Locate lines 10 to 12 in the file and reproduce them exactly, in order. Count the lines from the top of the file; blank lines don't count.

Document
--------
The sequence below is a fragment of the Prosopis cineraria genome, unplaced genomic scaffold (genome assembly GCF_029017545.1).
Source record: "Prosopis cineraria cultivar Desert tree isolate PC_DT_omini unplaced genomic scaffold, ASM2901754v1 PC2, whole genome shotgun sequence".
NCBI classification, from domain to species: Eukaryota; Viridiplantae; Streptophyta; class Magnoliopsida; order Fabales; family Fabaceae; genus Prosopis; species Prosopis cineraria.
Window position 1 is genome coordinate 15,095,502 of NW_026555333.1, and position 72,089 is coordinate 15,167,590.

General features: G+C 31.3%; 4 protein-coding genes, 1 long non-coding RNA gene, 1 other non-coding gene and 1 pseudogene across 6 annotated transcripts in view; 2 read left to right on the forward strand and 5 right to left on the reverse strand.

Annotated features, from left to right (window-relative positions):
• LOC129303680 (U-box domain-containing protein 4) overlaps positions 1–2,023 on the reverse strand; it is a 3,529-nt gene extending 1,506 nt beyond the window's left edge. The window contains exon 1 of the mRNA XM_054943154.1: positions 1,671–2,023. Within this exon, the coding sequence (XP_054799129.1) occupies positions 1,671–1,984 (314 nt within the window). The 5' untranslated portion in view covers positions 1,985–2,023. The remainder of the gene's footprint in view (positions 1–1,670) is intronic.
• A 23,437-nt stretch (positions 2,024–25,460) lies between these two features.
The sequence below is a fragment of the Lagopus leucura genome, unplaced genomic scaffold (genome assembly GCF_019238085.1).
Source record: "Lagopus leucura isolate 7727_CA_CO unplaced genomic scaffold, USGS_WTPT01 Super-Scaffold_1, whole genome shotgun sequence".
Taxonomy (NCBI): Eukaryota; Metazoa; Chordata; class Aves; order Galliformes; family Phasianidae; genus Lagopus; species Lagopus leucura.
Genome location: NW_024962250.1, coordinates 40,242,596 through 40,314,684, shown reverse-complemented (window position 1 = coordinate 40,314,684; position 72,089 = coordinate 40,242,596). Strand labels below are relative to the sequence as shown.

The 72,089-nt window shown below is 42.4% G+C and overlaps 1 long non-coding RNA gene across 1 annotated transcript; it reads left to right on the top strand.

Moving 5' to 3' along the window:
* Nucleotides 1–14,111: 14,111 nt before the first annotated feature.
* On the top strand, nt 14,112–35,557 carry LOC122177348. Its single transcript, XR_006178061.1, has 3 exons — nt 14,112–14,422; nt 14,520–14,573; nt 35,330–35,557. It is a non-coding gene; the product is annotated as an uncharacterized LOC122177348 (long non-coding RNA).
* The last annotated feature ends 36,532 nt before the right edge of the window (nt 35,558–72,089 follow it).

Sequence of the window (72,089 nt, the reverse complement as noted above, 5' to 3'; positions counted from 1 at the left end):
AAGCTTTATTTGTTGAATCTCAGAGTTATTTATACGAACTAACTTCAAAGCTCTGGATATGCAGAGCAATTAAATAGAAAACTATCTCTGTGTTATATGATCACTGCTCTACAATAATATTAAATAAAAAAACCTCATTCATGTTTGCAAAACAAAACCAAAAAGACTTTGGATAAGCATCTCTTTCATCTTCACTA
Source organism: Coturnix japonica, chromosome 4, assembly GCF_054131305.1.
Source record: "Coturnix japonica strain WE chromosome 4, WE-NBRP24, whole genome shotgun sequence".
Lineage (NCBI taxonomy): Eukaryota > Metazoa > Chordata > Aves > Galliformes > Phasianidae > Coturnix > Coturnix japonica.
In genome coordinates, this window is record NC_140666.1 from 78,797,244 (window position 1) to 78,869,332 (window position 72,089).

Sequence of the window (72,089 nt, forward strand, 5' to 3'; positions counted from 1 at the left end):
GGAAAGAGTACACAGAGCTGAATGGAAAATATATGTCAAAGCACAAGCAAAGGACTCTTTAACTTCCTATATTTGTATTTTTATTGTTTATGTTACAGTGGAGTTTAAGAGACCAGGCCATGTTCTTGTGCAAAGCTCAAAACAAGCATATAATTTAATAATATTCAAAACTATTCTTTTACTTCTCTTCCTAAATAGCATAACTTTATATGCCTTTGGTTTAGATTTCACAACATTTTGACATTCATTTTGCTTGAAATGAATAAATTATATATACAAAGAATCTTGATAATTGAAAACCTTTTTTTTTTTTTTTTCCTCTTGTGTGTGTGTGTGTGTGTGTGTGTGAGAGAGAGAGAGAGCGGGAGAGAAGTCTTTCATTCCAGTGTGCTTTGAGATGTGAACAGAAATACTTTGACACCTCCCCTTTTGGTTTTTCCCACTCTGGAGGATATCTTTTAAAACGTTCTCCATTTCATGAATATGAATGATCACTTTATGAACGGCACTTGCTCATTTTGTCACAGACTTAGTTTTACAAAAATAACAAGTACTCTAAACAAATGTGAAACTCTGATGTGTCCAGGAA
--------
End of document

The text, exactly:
Source record: "Lagopus leucura isolate 7727_CA_CO unplaced genomic scaffold, USGS_WTPT01 Super-Scaffold_1, whole genome shotgun sequence".
Taxonomy (NCBI): Eukaryota; Metazoa; Chordata; class Aves; order Galliformes; family Phasianidae; genus Lagopus; species Lagopus leucura.
Genome location: NW_024962250.1, coordinates 40,242,596 through 40,314,684, shown reverse-complemented (window position 1 = coordinate 40,314,684; position 72,089 = coordinate 40,242,596). Strand labels below are relative to the sequence as shown.